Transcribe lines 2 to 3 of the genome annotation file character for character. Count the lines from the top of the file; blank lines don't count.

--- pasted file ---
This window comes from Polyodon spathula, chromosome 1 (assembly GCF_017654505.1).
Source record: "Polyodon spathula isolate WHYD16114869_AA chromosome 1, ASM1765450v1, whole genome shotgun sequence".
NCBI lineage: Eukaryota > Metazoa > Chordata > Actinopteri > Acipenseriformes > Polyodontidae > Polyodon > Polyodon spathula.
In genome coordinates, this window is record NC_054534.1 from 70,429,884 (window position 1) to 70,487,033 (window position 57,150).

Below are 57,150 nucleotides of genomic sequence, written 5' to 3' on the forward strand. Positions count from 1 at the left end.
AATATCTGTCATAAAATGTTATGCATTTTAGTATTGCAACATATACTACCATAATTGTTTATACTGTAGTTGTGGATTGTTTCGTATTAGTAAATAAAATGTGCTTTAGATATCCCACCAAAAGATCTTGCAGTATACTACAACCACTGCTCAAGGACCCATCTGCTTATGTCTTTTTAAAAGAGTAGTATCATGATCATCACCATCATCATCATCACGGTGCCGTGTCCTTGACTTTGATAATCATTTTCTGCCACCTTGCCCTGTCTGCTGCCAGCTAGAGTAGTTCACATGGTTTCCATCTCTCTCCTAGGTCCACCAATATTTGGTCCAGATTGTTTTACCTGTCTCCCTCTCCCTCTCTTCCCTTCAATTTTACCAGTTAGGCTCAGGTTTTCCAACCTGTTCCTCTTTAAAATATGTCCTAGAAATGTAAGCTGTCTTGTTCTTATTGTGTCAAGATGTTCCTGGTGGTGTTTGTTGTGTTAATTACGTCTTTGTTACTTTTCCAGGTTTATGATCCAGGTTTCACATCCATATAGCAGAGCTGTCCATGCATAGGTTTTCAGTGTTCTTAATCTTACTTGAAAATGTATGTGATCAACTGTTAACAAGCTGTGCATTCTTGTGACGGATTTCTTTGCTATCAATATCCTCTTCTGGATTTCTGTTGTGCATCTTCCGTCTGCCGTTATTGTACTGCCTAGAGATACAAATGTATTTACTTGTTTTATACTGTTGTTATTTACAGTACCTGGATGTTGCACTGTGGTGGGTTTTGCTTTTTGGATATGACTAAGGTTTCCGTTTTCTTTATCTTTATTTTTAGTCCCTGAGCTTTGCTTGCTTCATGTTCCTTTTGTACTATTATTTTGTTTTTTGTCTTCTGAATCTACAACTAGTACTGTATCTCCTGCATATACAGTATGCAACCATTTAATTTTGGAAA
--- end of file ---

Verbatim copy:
Source record: "Polyodon spathula isolate WHYD16114869_AA chromosome 1, ASM1765450v1, whole genome shotgun sequence".
NCBI lineage: Eukaryota > Metazoa > Chordata > Actinopteri > Acipenseriformes > Polyodontidae > Polyodon > Polyodon spathula.